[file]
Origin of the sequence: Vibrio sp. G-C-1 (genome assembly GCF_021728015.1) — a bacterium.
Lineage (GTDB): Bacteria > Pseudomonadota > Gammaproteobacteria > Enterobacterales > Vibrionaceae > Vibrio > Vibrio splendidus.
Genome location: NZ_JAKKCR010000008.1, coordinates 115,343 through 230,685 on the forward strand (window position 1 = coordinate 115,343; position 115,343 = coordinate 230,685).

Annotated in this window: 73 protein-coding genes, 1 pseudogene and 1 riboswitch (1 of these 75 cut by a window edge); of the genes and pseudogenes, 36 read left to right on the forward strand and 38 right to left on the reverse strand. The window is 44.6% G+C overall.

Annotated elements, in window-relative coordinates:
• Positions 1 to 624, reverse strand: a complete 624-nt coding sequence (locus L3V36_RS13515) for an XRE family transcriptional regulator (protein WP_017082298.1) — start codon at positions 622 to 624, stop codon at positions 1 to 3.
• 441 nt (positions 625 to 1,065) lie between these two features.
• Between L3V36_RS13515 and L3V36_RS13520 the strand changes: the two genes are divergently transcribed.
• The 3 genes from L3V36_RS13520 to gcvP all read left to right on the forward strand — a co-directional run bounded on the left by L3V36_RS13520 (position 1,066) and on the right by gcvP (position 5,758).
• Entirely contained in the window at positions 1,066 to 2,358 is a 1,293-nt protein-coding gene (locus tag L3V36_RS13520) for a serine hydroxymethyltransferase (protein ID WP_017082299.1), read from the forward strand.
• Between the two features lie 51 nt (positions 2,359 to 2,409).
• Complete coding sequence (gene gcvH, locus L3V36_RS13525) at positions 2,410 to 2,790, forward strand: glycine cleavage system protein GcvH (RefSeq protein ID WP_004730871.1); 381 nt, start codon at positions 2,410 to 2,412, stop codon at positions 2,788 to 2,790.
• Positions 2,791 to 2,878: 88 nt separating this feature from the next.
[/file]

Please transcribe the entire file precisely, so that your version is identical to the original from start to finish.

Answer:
Origin of the sequence: Vibrio sp. G-C-1 (genome assembly GCF_021728015.1) — a bacterium.
Lineage (GTDB): Bacteria > Pseudomonadota > Gammaproteobacteria > Enterobacterales > Vibrionaceae > Vibrio > Vibrio splendidus.
Genome location: NZ_JAKKCR010000008.1, coordinates 115,343 through 230,685 on the forward strand (window position 1 = coordinate 115,343; position 115,343 = coordinate 230,685).

Annotated in this window: 73 protein-coding genes, 1 pseudogene and 1 riboswitch (1 of these 75 cut by a window edge); of the genes and pseudogenes, 36 read left to right on the forward strand and 38 right to left on the reverse strand. The window is 44.6% G+C overall.

Annotated elements, in window-relative coordinates:
• Positions 1 to 624, reverse strand: a complete 624-nt coding sequence (locus L3V36_RS13515) for an XRE family transcriptional regulator (protein WP_017082298.1) — start codon at positions 622 to 624, stop codon at positions 1 to 3.
• 441 nt (positions 625 to 1,065) lie between these two features.
• Between L3V36_RS13515 and L3V36_RS13520 the strand changes: the two genes are divergently transcribed.
• The 3 genes from L3V36_RS13520 to gcvP all read left to right on the forward strand — a co-directional run bounded on the left by L3V36_RS13520 (position 1,066) and on the right by gcvP (position 5,758).
• Entirely contained in the window at positions 1,066 to 2,358 is a 1,293-nt protein-coding gene (locus tag L3V36_RS13520) for a serine hydroxymethyltransferase (protein ID WP_017082299.1), read from the forward strand.
• Between the two features lie 51 nt (positions 2,359 to 2,409).
• Complete coding sequence (gene gcvH, locus L3V36_RS13525) at positions 2,410 to 2,790, forward strand: glycine cleavage system protein GcvH (RefSeq protein ID WP_004730871.1); 381 nt, start codon at positions 2,410 to 2,412, stop codon at positions 2,788 to 2,790.
• Positions 2,791 to 2,878: 88 nt separating this feature from the next.